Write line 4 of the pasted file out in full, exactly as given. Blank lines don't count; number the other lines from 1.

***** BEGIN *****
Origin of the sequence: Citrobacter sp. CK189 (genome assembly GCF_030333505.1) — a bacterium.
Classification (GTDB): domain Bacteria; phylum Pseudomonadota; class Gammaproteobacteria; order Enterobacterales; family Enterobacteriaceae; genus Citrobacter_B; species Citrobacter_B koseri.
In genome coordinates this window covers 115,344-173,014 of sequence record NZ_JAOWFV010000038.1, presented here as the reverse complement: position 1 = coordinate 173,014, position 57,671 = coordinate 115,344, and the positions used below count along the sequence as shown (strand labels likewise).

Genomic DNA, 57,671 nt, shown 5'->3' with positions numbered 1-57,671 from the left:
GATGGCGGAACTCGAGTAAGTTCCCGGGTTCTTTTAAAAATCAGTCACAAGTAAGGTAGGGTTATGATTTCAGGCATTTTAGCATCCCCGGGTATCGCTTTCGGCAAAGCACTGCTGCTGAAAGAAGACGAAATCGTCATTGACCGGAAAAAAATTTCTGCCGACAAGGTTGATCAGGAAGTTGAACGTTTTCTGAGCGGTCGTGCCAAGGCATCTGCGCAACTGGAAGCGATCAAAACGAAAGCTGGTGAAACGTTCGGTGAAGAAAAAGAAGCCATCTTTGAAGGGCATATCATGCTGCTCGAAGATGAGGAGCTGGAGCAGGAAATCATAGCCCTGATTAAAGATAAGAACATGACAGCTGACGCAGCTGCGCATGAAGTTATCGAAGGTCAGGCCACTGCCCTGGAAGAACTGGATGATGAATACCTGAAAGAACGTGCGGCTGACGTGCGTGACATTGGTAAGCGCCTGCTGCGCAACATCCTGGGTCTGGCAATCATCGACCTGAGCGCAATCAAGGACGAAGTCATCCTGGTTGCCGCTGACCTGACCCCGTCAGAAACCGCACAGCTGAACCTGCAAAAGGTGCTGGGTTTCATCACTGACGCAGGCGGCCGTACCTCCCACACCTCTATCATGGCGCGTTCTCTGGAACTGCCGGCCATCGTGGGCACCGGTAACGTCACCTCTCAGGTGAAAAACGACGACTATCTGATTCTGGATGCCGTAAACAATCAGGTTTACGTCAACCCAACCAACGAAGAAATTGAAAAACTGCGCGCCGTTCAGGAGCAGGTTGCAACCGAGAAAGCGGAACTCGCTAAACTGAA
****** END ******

Genomic DNA, 57,671 nt, shown 5'->3' with positions numbered 1-57,671 from the left: